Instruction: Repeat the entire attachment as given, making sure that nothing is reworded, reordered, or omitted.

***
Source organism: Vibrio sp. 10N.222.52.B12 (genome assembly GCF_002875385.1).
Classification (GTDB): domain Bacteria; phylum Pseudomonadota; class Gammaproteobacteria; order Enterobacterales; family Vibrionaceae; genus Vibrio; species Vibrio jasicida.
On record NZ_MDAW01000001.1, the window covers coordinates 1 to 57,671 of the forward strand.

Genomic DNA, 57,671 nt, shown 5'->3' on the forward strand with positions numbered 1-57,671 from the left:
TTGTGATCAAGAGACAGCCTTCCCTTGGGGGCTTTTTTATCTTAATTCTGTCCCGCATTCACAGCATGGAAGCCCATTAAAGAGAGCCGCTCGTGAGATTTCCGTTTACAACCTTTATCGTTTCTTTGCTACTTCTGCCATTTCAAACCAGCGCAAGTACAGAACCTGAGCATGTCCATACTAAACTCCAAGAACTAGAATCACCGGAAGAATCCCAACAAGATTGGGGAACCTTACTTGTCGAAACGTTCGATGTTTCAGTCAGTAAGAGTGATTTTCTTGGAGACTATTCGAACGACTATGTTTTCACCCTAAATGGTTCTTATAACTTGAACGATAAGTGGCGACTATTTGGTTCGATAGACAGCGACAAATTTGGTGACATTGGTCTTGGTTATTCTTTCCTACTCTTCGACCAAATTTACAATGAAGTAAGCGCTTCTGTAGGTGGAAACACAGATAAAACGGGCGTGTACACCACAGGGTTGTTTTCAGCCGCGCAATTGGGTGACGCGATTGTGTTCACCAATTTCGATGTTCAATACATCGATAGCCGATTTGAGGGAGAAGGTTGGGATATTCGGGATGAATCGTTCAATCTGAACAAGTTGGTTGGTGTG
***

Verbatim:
Source organism: Vibrio sp. 10N.222.52.B12 (genome assembly GCF_002875385.1).
Classification (GTDB): domain Bacteria; phylum Pseudomonadota; class Gammaproteobacteria; order Enterobacterales; family Vibrionaceae; genus Vibrio; species Vibrio jasicida.
On record NZ_MDAW01000001.1, the window covers coordinates 1 to 57,671 of the forward strand.

Genomic DNA, 57,671 nt, shown 5'->3' on the forward strand with positions numbered 1-57,671 from the left:
TTGTGATCAAGAGACAGCCTTCCCTTGGGGGCTTTTTTATCTTAATTCTGTCCCGCATTCACAGCATGGAAGCCCATTAAAGAGAGCCGCTCGTGAGATTTCCGTTTACAACCTTTATCGTTTCTTTGCTACTTCTGCCATTTCAAACCAGCGCAAGTACAGAACCTGAGCATGTCCATACTAAACTCCAAGAACTAGAATCACCGGAAGAATCCCAACAAGATTGGGGAACCTTACTTGTCGAAACGTTCGATGTTTCAGTCAGTAAGAGTGATTTTCTTGGAGACTATTCGAACGACTATGTTTTCACCCTAAATGGTTCTTATAACTTGAACGATAAGTGGCGACTATTTGGTTCGATAGACAGCGACAAATTTGGTGACATTGGTCTTGGTTATTCTTTCCTACTCTTCGACCAAATTTACAATGAAGTAAGCGCTTCTGTAGGTGGAAACACAGATAAAACGGGCGTGTACACCACAGGGTTGTTTTCAGCCGCGCAATTGGGTGACGCGATTGTGTTCACCAATTTCGATGTTCAATACATCGATAGCCGATTTGAGGGAGAAGGTTGGGATATTCGGGATGAATCGTTCAATCTGAACAAGTTGGTTGGTGTG